3. Experience some teaching and/or discussion.
Whether you’re watching a church service online on Good Friday, on a ZOOM call, or discussing as a family household, it’s important to engage in this important topic!
Going to a local church service isn’t even an option this year. We have to be responsible and respect the social distancing and public health measures our government has in place. But just because we can’t attend a service, doesn’t mean we can’t engage in discussion.
Take some time as a household to ask a few questions and talk about what Easter is all about. We do this as a young family, and it always amazes me how much our kids actually understand. Here are some you can try:
- What is Easter all about?
- Jesus died for your sins, how does that make you feel?
- What is a cross and why is it important during Easter?
- Did Jesus stay dead? Why not?
Depending on how old your kids are, you can make these questions as simple or deep as necessary. Trust me, if you let them, they’ll probably send you googling a few answers. Also, feel free to email me with any questions (firstname.lastname@example.org), I would love to answer them or point you in the right direction!
Just like question #4 implies, we’ll usually end on a high note (our oldest is six) – death can be a heavy topic. But that doesn’t mean we won’t first talk about what Jesus did. Just because our children are young, doesn’t mean they can’t start to understand Jesus’ amazing love and sacrifice! They actually get it in their own way.
Find a way this Good Friday to discuss the significance. You won’t regret it!
4. Reflect on Jesus’ life and situation 2000 years ago.
I often think about all of Jesus’ family and friends. That Friday (2000 years ago) would have been devastating to them. We know the story. We know the tomb doesn’t hold him…but they didn’t have that clarity.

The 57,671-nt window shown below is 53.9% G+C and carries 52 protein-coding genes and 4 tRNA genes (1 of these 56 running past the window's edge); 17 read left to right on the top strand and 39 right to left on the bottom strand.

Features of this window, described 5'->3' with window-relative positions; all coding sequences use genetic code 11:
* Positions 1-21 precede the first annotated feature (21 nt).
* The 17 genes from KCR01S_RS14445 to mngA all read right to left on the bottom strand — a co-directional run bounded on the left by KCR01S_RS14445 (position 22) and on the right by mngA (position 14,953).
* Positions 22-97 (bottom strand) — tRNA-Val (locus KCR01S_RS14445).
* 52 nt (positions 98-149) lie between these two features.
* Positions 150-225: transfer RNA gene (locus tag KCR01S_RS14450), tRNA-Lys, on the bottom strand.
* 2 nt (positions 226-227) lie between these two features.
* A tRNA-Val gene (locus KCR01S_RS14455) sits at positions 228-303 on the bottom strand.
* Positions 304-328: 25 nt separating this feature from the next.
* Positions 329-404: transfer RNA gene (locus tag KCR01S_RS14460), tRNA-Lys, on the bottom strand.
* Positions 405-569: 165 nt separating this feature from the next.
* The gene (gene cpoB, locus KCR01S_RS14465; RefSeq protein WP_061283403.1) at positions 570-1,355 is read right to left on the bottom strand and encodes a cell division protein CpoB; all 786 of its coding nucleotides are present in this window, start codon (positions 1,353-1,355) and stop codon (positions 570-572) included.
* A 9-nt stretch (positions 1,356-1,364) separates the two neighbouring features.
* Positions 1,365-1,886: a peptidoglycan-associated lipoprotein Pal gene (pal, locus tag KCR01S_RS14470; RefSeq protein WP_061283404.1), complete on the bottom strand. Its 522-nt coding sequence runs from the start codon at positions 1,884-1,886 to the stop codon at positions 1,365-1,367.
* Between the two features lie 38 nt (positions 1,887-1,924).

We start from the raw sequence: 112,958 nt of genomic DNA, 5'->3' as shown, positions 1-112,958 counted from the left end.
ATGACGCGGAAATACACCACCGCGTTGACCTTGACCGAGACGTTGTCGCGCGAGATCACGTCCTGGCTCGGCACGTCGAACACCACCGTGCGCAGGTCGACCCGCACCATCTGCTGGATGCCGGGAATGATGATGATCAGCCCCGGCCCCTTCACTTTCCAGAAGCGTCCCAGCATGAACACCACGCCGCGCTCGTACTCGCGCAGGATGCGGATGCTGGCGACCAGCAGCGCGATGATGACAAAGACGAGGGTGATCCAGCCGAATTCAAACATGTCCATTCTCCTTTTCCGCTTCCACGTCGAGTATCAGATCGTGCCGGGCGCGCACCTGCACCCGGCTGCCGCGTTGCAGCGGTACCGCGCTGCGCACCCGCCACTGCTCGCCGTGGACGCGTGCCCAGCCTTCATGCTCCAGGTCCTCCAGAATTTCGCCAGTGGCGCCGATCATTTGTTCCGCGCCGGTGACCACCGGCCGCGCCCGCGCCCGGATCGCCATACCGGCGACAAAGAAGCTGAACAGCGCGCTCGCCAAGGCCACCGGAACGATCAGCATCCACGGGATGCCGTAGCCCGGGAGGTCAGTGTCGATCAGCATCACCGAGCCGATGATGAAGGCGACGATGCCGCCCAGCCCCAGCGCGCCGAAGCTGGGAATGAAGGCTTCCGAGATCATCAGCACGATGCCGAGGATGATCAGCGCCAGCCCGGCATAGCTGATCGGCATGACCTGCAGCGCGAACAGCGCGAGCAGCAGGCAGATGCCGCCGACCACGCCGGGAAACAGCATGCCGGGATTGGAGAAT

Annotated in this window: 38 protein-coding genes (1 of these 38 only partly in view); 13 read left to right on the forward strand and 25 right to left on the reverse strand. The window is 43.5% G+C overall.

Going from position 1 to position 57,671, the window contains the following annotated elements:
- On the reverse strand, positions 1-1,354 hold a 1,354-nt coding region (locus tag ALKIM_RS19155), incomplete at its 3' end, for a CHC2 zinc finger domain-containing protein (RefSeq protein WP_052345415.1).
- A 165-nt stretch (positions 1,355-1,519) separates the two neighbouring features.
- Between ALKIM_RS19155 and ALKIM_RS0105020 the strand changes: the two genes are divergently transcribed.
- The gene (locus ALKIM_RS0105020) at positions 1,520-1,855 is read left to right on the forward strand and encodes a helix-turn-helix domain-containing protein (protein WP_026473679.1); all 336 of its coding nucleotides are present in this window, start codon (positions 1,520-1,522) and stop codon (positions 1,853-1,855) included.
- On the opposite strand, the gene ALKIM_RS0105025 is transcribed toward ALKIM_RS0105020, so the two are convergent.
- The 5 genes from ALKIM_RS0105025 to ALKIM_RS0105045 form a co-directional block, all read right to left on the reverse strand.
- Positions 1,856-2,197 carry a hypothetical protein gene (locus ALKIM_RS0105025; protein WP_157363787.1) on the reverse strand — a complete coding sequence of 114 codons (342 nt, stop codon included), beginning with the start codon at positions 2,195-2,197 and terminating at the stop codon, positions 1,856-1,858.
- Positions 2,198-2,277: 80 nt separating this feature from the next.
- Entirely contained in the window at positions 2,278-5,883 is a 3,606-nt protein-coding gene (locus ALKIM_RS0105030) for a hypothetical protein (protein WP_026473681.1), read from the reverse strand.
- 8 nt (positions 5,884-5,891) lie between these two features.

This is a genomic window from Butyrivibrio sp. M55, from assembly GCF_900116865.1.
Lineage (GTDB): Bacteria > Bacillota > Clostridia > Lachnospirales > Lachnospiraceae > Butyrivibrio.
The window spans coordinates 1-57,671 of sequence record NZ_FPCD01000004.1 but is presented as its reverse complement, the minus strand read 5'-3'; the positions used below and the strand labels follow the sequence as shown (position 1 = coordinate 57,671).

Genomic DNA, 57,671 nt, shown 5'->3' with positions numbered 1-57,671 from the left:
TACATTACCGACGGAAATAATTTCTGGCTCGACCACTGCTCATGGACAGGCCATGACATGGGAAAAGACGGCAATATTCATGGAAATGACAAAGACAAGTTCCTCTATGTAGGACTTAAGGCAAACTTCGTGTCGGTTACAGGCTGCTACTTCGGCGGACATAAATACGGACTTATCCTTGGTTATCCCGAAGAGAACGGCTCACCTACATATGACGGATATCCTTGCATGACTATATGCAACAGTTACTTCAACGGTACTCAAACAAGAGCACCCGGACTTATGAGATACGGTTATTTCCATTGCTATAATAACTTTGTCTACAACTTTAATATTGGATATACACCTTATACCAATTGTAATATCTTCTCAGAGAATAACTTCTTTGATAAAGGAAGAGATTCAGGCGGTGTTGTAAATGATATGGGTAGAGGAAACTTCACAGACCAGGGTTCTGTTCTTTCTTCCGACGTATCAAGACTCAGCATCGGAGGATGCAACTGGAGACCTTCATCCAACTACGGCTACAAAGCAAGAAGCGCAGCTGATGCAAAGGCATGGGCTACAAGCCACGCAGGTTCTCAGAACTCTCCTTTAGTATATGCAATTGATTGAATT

If there’s anyone who truly understood Jesus’ sacrifice, it was his closest friends on earth when he died. They felt it. And they felt it alone because very few were on their side.
Even Peter (the leader) really struggled with what was happening. He even denied he knew Jesus when he was questioned. We would probably do the same if we were in the same position. Fear has a strange way of disappointing our optimism.
I think of the many who are currently being impacted by COVID-19. It’s real right now. It’s difficult to say, ‘brighter days are ahead,’ when you can’t clearly see the success story down the road. But just like their desperate hearts 2000 years ago, we can embrace and know that Jesus knows the way we’re feeling, and we can trust that the journey is not over yet!
5. Look to the future.
I know I’ve been saying to reflect on Good Friday, but there’s really no problem to look to the future as well. We just can’t forget to adequately reflect and remember the cross.
We know what happens on Sunday.
We can anticipate the celebration.
We can taste the victory.
We just can’t let the victory soften the impact of the cross. In essence, we remember the past, reflect on its meaning to us, and refocus as we look to the future – when Jesus will once again sit at the table with His Church (with no COVID-19).
During the pandemic, we can share a similar hopeful stance:
We know this will eventually pass.
We can anticipate getting back to normal.
We can expect a vaccine.
So, on Good Friday, maybe we should be saying, “Sunday’s coming, BUT today is Good Friday.” Maybe we should reflect on the darkness of COVID-19 to help understand and celebrate the victory that is to come.